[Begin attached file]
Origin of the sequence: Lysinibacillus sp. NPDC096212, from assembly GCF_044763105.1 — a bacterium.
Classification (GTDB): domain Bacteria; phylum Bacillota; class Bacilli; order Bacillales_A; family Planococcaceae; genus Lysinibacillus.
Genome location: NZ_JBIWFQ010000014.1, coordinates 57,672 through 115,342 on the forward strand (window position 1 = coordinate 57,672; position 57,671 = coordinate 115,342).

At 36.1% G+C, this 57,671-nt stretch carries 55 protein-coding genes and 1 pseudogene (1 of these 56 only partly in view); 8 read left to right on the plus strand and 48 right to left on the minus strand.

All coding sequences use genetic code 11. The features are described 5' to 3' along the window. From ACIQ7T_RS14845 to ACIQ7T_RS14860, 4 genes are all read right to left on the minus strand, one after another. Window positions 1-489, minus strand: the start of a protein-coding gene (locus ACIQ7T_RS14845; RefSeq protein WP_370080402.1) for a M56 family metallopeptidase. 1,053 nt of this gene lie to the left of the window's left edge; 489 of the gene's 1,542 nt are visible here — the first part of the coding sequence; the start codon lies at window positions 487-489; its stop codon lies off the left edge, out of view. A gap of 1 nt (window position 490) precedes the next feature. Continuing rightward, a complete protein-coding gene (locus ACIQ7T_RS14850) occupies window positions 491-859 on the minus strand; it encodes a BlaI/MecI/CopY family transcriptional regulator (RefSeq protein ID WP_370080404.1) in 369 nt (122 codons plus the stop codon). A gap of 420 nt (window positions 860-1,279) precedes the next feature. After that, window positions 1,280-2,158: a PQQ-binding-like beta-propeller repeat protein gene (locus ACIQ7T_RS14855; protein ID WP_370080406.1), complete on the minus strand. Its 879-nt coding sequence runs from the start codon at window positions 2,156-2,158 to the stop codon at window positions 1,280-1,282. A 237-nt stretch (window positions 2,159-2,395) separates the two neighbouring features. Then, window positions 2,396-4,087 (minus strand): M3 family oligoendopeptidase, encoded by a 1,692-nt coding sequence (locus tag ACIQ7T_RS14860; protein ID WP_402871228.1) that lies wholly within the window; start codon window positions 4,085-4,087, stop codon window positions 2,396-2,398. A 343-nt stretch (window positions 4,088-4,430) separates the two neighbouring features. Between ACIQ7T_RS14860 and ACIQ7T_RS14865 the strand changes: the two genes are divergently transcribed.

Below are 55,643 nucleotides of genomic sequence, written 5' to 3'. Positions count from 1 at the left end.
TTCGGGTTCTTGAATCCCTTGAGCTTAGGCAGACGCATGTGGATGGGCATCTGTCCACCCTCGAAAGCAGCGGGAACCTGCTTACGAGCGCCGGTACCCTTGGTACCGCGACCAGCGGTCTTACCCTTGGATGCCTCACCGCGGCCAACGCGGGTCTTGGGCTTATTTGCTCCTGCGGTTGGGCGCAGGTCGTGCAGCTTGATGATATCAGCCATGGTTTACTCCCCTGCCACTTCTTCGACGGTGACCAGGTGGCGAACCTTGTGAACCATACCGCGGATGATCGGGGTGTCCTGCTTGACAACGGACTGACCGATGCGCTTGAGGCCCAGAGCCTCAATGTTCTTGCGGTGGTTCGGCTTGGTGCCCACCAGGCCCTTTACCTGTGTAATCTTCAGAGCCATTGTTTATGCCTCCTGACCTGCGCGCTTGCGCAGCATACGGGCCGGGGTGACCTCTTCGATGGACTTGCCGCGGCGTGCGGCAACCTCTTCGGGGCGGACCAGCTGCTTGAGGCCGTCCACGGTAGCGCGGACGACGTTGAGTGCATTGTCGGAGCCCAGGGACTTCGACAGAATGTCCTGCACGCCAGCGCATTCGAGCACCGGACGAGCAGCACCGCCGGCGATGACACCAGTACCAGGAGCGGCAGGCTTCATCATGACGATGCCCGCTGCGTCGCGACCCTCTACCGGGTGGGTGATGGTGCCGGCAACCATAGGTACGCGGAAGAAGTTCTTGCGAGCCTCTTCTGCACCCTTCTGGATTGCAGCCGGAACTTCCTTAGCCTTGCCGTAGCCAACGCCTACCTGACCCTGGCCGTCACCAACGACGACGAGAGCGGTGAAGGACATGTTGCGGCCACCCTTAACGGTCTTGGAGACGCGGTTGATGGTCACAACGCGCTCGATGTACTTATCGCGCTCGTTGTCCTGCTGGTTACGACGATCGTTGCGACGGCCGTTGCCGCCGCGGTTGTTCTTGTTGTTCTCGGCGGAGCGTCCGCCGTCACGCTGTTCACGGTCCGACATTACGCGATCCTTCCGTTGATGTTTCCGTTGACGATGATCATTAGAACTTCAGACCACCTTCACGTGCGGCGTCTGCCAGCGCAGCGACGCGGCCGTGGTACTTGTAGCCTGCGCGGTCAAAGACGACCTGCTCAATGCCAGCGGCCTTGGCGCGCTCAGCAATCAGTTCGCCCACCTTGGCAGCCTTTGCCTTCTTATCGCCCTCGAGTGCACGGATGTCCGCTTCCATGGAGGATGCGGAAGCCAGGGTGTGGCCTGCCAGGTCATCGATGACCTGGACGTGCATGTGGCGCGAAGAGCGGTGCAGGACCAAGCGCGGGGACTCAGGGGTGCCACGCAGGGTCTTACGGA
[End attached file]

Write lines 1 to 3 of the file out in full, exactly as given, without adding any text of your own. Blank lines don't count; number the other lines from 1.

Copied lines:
Origin of the sequence: Lysinibacillus sp. NPDC096212, from assembly GCF_044763105.1 — a bacterium.
Classification (GTDB): domain Bacteria; phylum Bacillota; class Bacilli; order Bacillales_A; family Planococcaceae; genus Lysinibacillus.
Genome location: NZ_JBIWFQ010000014.1, coordinates 57,672 through 115,342 on the forward strand (window position 1 = coordinate 57,672; position 57,671 = coordinate 115,342).